So no performance of femininity for me, because femininity was for normal people and normal was “not for me.”
I still feel that way a little bit. I look at other women on the train and I can see they have it right. Their performance is polished. They look like “proper women.” I find myself wondering how they do it? How often does she go shopping? And what does that it cost her and how much time does it take in an average month?
Clothes shopping is a particular problem for me. Clothes shops fall into those blank spaces in the high street. Those places that are “not for me” and I feel unbearable anxiety going into them. I feel like in order to go in, I should already look like I belong, which means wearing newish “normal people” clothes. And I have those now, I really do, but my head doesn’t know that and I need to leave before people start noticing that that I shouldn't really be there.
|A ladies clothes shop: The single most intimidating environment there is.|
Supermarket clothes are the solution. The supermarket is for everyone. If I have food shopping to do, I already have a legitimate reason to be there. I can grab clothes from the shelves and chuck them in the trolly before my anxious mind even notices what I’m doing.
My husband helps. I bring him along so that he can calm me down if necessary and make constructive comments about what suits me or what I might wear things with. I generally need a lot of reassurance about my choices.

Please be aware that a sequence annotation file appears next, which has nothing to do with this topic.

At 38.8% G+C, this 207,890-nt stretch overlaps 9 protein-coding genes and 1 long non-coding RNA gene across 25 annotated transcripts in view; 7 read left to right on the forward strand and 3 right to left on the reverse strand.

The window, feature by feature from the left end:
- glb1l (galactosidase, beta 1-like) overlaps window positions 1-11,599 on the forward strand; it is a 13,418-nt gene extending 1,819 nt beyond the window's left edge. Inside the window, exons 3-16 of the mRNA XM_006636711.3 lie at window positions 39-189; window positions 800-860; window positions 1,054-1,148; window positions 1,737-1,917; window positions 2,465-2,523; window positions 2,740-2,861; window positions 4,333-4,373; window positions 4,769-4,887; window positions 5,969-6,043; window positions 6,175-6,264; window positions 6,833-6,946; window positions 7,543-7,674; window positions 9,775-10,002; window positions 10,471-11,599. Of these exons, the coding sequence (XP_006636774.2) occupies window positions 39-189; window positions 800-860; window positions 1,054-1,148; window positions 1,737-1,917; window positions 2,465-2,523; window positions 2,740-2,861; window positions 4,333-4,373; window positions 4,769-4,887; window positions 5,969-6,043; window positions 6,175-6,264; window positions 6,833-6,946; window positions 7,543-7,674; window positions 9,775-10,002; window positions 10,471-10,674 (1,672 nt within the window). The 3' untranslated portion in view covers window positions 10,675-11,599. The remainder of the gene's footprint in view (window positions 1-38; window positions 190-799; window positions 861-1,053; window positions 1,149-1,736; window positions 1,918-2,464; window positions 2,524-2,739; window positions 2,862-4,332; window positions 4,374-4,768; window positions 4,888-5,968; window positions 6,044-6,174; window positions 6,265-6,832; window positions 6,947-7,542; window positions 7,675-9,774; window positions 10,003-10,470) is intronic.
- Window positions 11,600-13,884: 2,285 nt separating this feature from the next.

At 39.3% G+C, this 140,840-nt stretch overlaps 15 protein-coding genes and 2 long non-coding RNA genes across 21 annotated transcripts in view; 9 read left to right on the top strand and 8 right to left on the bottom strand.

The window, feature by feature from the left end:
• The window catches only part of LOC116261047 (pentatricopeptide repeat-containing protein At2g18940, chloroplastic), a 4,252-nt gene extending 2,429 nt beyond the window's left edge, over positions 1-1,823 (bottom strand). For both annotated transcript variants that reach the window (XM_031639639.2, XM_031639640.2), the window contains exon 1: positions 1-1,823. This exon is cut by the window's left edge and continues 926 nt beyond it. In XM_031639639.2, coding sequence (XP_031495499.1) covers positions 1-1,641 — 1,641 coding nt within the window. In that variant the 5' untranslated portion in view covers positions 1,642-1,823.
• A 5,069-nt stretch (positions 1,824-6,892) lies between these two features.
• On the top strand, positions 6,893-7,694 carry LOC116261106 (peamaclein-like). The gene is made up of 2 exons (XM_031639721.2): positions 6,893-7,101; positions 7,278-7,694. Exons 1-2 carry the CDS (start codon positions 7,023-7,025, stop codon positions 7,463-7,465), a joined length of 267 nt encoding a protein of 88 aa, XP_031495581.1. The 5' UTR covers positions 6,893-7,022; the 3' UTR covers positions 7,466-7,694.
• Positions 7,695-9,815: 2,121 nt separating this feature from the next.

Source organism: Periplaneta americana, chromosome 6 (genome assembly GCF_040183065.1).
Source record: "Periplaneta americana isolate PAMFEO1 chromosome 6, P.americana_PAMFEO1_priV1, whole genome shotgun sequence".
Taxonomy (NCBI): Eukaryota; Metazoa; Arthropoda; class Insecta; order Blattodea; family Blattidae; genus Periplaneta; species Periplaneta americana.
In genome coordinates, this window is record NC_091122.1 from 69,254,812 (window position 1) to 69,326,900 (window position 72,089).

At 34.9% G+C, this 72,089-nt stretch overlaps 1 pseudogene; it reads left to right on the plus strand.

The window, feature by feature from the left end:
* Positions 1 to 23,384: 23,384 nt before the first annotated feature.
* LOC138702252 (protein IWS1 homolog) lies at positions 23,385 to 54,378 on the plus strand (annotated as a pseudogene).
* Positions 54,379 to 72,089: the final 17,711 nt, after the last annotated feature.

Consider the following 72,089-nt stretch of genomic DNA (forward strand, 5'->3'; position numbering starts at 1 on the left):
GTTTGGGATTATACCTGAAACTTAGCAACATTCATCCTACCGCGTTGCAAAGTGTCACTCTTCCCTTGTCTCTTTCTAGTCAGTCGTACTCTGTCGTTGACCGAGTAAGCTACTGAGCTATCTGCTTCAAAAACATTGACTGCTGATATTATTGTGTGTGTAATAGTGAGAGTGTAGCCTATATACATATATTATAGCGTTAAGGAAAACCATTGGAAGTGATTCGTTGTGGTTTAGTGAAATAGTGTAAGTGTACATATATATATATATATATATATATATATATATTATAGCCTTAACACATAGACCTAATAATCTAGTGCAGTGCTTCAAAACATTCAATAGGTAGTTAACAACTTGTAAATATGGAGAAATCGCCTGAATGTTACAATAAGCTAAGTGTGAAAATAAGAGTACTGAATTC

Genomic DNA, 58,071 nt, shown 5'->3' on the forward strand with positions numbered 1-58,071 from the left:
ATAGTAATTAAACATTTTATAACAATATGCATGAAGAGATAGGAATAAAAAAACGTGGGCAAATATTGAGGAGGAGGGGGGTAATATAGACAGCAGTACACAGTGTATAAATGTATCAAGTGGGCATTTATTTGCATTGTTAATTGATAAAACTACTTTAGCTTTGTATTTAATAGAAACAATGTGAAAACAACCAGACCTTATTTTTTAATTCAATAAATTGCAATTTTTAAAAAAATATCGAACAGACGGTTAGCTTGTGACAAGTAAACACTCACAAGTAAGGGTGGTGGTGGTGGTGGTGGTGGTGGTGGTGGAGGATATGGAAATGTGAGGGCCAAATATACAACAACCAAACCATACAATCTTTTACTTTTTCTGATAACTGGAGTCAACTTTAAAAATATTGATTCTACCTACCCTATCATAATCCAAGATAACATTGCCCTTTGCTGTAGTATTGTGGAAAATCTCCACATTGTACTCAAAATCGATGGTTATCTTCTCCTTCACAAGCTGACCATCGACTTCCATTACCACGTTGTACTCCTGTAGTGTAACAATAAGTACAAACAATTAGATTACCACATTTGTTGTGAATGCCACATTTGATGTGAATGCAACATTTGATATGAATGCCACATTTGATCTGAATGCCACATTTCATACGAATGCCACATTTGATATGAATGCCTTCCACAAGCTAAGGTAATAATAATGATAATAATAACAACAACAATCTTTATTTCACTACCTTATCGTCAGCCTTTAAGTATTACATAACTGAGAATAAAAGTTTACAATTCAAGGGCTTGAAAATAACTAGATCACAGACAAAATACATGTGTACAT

Another advantage is that supermarket clothes are deliberately middle of the road so they automatically look like what everyone else is wearing and minimise the potential for mistakes. I have a full set of “normal people” clothes now. Enough for every day of the working week plus a floaty little dress I can go clubbing in at the weekend.
I can finally perform femininity whenever I need to. But oddly, now those barriers are down, I’ve noticed something.
I don’t wear my normal people clothes at the weekend. I change out of them the minute I get home. Whenever I dress to please myself, I stick to my usual uniform of jeans and hoodies. As it turns out, I was probably slightly butch all along.
I still do perform femininity in my dress, particularly at work. I spent far too long not able to fit in, not to value that ability now. But my performance is unashamedly shit. I wear dresses over sports bras; I wear men’s underwear with women’s trousers. I wear thick woolly tights so I don’t have to bother shaving my legs. I never, ever wear make up or heels.
I make my accommodations like everyone else. We all need to work out what is expected of us and how far we are willing to put ourselves out to meet expectations. And for me, the answer seems to be as little as possible.
So the biggest difference is not in my appearance, in my actual performance of femininity, but in my understanding of it. I know now that I really can pull femininity out of the bag when I need to.
And I know that underneath all the anxiety and shame and blank spaces in the high street, now that I finally have the ability to hold a clear sighted preference of my own, I genuinely don't feel like doing it.